What Happens When the Eviction Moratorium Ends? It Isn't Pretty

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Jul. 22 2021, Published 1:56 p.m. ET

The CDC (Centers for Disease Control and Prevention) instituted a federal eviction moratorium in September 2020. The most recent of four extensions pushed the deadline back to July 31. 

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Just because a moratorium on evictions ends doesn't mean the housing crisis goes away. What's really going to happen when the deadline hits?

More evictions and a surge in unhoused populations

The eviction moratorium wasn't designed to prevent evictions, but rather to delay them.

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Once the eviction moratorium officially ends, tenants who owe back rent will be required to pay it off or risk getting evicted. If they decide not to pay and get evicted, their credit will also suffer, which will damage their available opportunities for rentals and mortgages in the future.

That's a big ask for people who have been financially struck down during the COVID-19 pandemic.

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The back rent problem won't go away when the eviction moratorium ends.

In May, research showed that the average tenant owed $5,600 in back rent. That's 9.4 million households that owe approximately $52.6 billion in back rent. 

An eviction moratorium doesn't mean that rent payments stop. If you can't pay one month, those bills pile up and you'll eventually be forced to pay for them or risk eviction. That's another problem people will be facing. They will have to choose between paying their back rent or risking their credit and trying to find somewhere new to live (whether that be a shelter or a rental, the latter of which charges a security deposit and at least the first month's rent).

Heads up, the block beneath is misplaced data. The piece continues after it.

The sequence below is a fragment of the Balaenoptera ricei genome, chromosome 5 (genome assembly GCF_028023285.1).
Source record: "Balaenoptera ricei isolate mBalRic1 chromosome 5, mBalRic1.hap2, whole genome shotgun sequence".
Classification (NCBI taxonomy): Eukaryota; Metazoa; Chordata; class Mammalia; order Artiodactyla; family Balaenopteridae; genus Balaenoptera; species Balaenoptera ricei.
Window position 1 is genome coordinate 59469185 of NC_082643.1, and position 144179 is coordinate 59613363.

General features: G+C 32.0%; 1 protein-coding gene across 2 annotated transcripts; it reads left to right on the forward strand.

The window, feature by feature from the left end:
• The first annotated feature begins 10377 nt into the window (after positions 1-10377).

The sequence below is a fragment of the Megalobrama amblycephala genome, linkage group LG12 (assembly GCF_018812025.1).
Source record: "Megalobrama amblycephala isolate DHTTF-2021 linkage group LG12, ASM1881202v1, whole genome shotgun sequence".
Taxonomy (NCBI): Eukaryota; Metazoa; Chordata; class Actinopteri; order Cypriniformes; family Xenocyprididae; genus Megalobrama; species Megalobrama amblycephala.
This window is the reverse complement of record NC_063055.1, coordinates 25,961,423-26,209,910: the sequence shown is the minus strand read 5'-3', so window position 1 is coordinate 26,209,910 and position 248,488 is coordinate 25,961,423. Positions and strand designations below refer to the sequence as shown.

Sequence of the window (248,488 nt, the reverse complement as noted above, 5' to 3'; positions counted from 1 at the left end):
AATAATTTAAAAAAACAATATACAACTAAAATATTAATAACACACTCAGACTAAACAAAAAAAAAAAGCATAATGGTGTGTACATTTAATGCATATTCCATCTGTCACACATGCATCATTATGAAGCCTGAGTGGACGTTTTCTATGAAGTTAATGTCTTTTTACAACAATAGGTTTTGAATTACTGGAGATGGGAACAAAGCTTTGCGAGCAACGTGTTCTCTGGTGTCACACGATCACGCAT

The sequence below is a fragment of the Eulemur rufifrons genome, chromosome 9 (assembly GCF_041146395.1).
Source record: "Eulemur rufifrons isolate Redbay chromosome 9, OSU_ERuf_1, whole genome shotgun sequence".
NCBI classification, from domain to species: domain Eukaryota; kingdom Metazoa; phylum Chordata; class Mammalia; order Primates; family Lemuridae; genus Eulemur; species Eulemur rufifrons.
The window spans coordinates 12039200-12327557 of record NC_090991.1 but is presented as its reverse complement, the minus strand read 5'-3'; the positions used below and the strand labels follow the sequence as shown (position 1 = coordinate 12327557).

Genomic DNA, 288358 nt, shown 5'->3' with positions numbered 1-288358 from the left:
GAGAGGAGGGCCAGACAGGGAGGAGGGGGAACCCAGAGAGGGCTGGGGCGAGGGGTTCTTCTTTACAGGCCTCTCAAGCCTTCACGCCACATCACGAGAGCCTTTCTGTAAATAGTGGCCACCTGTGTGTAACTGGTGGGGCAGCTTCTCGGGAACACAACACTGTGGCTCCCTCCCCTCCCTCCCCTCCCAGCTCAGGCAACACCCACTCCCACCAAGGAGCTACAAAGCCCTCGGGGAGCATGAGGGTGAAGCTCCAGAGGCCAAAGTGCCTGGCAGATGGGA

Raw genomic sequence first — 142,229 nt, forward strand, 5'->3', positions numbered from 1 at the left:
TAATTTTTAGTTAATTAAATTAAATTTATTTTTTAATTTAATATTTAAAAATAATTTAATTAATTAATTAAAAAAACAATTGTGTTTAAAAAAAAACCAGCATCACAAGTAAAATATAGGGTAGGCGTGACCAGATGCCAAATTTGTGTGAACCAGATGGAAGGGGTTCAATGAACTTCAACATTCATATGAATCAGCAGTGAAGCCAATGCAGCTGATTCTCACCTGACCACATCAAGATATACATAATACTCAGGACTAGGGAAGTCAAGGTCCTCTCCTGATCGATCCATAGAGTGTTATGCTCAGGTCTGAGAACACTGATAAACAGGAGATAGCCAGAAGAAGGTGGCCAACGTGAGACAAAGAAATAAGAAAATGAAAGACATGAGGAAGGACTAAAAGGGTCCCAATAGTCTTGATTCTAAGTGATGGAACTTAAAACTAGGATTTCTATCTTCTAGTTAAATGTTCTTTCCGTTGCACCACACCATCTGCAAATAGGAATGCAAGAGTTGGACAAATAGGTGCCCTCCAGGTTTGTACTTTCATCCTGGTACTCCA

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The federal eviction moratorium isn't sweeping, and people are still getting evicted.

Landlords have been able to evict tenants in certain scenarios, like if the tenant damaged the property or violated other terms of the lease agreement unrelated to the COVID-19 pandemic.

Tenants have been directed to a CDC Eviction Protection Declaration form, where they can check off boxes to denote their household income decreased, their employment status changed, or they received a stimulus check. It's illegal to lie on the declaration, and anyone who gets caught could face charges for perjury. The CDC designed the form as a way to protect financially vulnerable individuals during the COVID-19 pandemic.

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Will the CDC extend the federal eviction moratorium for a fifth time?

In a press release published shortly after the June 24 extension, the CDC wrote, "This is intended to be the final extension of the moratorium."

Why are federal eviction bans of concern for the CDC? According to the organization, "The COVID-19 pandemic has presented a historic threat to the nation’s public health. Keeping people in their homes and out of crowded or congregate settings—like homeless shelters—by preventing evictions is a key step in helping to stop the spread of COVID-19."

Currently, 49.3 percent of the U.S. population is fully vaccinated, which is well below the 70 percent estimated threshold for herd immunity. Most of the cases of the COVID-19 Delta variant have occurred in non-vaccinated individuals So, increasing the vaccination rate will be the CDC's go-to once the eviction moratorium ends.

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